It is meant to feel like the most humiliating instance of your life. This not only intensifies your human fear of shame but allows them to weaponize it at every turn until they get what they want.

Enemies In a narcissist's mind, they are always in the right. This means that in any situation that was unfavorable to them, they were or are the victim. So, no matter what actually happened with their ex, virtually anyone who is not currently kissing up to them and feeding their supply is their enemy.

They will strategically go off about the people who “wronged” them in front of their potential victim(s). They speak negatively (oftentimes, viciously) about these people in order to get a glaring message through. They want their prey to know exactly what behaviors made these people deserving of such demonstrated cruelty. Through this, they aim to instinctively make a person afraid of ever being on the receiving end of their hateful diatribes.

How does it feel? They have already been slowly working to get you dependent on their validation using the previously mentioned tactics, so this negative talk is programming you to never behave in a way that is similar to the people they’ve demonized.

Being rejected by them is too horrifying to consider because you’ve already idealized the perfect relationship with them. Their presence in your life has become so significant to the point that you’d willingly adjust your own habits or attitudes according to what you’ve heard them deem unattractive.

The purpose of this tactic is to make you feel the need to do everything you can to set yourself apart from their exes. Not only to maintain that “unlike the others” status, but to avoid being shamed in the same horrible ways that the predator felt so comfortable doing to others.

Sleep Deprivation Throughout all of this, they have various ways of preventing their target from being at the top of their game. Although the victim is already most likely in a vulnerable or naive position, they want to ensure they stay this way. They need to keep them exhausted. We can’t think straight when we lack sleep.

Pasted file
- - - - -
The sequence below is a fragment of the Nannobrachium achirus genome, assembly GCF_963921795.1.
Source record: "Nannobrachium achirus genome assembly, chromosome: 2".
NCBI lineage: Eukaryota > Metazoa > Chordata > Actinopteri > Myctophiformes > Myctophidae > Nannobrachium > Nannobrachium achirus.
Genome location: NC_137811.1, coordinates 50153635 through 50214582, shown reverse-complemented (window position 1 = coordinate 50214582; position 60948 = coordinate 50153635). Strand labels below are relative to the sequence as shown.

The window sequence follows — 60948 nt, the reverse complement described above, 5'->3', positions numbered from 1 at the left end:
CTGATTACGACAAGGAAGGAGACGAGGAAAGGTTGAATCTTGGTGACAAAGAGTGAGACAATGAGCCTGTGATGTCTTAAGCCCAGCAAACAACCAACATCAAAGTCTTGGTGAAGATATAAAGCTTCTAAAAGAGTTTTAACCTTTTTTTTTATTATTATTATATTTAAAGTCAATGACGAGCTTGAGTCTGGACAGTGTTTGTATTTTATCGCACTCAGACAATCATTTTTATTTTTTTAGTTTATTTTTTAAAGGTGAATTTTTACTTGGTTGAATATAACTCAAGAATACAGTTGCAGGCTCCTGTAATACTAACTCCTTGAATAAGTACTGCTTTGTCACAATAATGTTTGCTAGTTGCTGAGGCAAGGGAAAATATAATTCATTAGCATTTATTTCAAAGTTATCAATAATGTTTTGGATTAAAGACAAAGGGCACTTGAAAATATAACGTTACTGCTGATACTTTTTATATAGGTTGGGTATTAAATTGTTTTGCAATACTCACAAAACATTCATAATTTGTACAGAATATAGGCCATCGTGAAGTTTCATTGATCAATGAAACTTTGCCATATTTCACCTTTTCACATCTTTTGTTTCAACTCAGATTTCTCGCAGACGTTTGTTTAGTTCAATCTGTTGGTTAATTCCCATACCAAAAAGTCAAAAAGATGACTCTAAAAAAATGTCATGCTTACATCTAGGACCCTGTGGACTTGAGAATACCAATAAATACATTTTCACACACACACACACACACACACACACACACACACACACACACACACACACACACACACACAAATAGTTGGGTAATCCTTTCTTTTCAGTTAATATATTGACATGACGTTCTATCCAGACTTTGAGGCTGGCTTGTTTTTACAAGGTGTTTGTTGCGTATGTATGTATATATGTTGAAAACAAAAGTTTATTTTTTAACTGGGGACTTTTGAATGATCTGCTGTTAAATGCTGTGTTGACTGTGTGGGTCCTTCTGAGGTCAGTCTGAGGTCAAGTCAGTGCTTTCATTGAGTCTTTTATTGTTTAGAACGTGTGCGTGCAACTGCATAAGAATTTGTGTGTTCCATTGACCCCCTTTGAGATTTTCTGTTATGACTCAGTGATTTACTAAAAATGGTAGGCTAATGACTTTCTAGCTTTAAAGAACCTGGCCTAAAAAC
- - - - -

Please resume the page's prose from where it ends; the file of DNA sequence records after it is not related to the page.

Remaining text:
How does it feel? In the beginning, they will most likely use fun activities or hour-long conversations to keep you up at night. Not only does it tire you, but the long conversations and quality time build on the illusion of intimacy. So although you may question this forming habit, you’ll likely end up minimizing it once you begin to use it as proof of chemistry.

A sleep-deprived brain is seldom strong enough to notice red flags or piece complex toxic behavioral patterns together. Later in the development of your relationship, this tactic will remain, but they will likely switch to arguing all night instead of flirting.

Victim Complex Abusers will exploit the empathy of their potential victims and filter in seemingly authentic disclosures about their past trauma(s). They are planting these seeds to justify future neurotic or abusive behaviors and keep the victim stuck in a relationship out of guilt.